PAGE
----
# Time to send 32KB over 9600 baud serial?

I'm wondering if my math here is correct. If my baud rate is 9600 then that means 9600 bits are sent every second, right? If so, then:

``````9600 bit/sec <=> 1000 ms/ 9600 bit = 0.1042 ms/bit
``````

So, sending 32KB should take:

``````32,000*(8+2) bits = 320,000 bits -- (8+2) because 8 data bits + 1 start bit + 1 stop bit
320,000 bits*0.1042 ms/bit = 33344 ms = 33.344 sec
``````

Is that correct?

• 32KB = 32 * 1024 = 32768 bytes. Other than that, and assuming no handshake delays or the transmitter lagging behind the driver, yes. – Hans Passant Sep 28 '12 at 22:42
• Your question is incomplete, because you only specify a "serial" connection. Serial connections could be synchronous or asynchronous. The more common "serial" connection is of course EIA-232 (aka RS-232) async. For async serial connection, the baud rate only specifies the bit rate for the bits in the character frame. The asynchronous attribute means that the timing between character frames is unspecified. So a "time to send" over an async serial connection can only come up with a minimum time, and is unbounded on the max time. – sawdust Sep 29 '12 at 10:37
• Technically, the baud rate specifies the number of symbols per second; rather than bits. If I remember correctly, telephone line modems peaked at 9600 baud, but by encoding more bits per symbol, we're able to achieve 14.4kbps to 57.6kbps. Otherwise, I think your math is right, ignoring any other factors like error correction. – Ian Clelland Oct 2 '12 at 0:38

Indeed but you have lost precision by multiplying your approximation of the bit width, such that then specifying the time to three decimal places is incorrect.

To avoid loss of precision, do not use a rounded intermediate expression, but rather:

``````bytes x bits_per_character / bits_per_second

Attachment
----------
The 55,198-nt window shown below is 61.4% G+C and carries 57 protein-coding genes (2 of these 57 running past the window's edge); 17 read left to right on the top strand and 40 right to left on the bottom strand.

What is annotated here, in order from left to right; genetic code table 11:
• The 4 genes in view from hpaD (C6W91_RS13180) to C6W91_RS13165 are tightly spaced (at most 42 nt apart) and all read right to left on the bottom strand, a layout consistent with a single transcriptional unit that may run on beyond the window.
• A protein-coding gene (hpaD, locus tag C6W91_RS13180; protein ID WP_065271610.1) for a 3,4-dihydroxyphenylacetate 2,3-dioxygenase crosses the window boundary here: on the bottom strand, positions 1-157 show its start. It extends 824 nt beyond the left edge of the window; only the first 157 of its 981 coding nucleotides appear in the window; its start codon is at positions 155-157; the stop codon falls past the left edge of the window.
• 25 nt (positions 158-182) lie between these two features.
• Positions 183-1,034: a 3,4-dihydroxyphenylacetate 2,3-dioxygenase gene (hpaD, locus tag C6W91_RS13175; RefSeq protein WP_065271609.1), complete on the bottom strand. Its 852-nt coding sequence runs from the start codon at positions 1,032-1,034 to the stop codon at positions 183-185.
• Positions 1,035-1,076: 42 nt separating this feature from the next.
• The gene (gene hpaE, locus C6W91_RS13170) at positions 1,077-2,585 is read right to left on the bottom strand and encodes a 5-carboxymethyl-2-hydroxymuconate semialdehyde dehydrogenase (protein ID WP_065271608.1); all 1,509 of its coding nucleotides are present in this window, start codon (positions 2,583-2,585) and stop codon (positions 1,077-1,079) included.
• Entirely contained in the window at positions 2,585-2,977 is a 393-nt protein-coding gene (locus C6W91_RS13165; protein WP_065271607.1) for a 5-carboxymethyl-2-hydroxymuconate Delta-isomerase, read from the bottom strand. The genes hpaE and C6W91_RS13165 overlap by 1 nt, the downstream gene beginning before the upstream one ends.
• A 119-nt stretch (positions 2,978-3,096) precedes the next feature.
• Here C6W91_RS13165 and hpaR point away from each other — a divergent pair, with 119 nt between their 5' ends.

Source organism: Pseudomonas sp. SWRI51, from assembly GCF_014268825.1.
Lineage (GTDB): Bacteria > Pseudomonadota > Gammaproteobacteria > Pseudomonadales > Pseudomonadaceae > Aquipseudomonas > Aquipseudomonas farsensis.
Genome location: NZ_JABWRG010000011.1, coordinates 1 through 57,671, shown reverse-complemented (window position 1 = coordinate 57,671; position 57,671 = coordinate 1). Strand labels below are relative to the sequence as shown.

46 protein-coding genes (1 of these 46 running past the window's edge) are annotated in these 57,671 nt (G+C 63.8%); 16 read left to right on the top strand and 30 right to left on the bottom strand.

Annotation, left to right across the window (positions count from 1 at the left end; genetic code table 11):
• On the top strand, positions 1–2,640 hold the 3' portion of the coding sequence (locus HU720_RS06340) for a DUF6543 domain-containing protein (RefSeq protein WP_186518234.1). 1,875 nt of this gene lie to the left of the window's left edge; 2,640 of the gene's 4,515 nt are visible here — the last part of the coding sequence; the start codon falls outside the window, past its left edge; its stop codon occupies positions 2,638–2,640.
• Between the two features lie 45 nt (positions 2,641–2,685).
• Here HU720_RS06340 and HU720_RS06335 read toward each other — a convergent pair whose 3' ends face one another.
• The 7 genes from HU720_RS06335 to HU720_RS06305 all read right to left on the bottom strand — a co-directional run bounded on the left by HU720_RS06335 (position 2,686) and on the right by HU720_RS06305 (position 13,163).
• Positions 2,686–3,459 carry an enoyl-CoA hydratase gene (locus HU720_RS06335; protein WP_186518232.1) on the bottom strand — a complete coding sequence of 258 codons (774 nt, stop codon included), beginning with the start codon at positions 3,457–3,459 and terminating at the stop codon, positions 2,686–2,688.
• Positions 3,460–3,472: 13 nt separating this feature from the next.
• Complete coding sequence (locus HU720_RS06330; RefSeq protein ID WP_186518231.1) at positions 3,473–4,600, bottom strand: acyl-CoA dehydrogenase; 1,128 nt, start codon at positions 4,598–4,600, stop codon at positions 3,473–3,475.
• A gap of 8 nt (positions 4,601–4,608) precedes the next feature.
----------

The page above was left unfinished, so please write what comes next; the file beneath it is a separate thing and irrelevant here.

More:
``````

``````32000 x 10 / 9600 = 33.333(recurring) seconds.
``````

Traditionally however 32Kb refers to 32 x 1024 bytes, so in that case:

``````32 x 1024 x 10 / 9600 = 34.1333(recurring) seconds.
``````
• An answer of six significant digits is unwarranted, since the correct answer requires the words "at least" prepended to the value. You cannot stipulate or assume that there is absolutely zero dead time between every character frame. BTW "32Kb refers to 32 x 1024 bytes" should be capital "B" in "Kb". – sawdust Sep 29 '12 at 19:38
• @sawdust: Feel free to edit the Kb if you really truly think it is at all important or in any way clearer! Regarding inter-character spacing, of course that is valid. But one would perhaps assume that if this calculation is at all important, then the design would ensure that the UART remained fed with data throughout the transmission - which would not normally be a problem at low data rates such as this. – Clifford Sep 29 '12 at 22:39
• @Clifford sawdust is right. The difference between Kb and KB is substantial. Everyone now should know that b is for bit and B for bytes. When one writes Kb (or kb - the prefix doesn't matter) i immediately think kilo bits - 1000 bits. So thanks for clarifying it in the end, that Kb is kilo bytes in your case (or you could just write KB and avoid all that talk (: ). – Nikos Feb 16 '17 at 21:44

If you need to roughly check the magnitude (whether it's 3s or 30 or 300), remember that 9600 kbps ~ 1KB/second (10 bits if you have 2 extra parity/stop bits), so 32KB -> around 32 seconds.

• Fair enough for an approximation, but the question states the time to three decimal places; so perhaps more than an approximation is required? – Clifford Sep 29 '12 at 13:15
• So you could say it takes about one millisecond per byte, right? – mvermand Jan 17 '17 at 20:25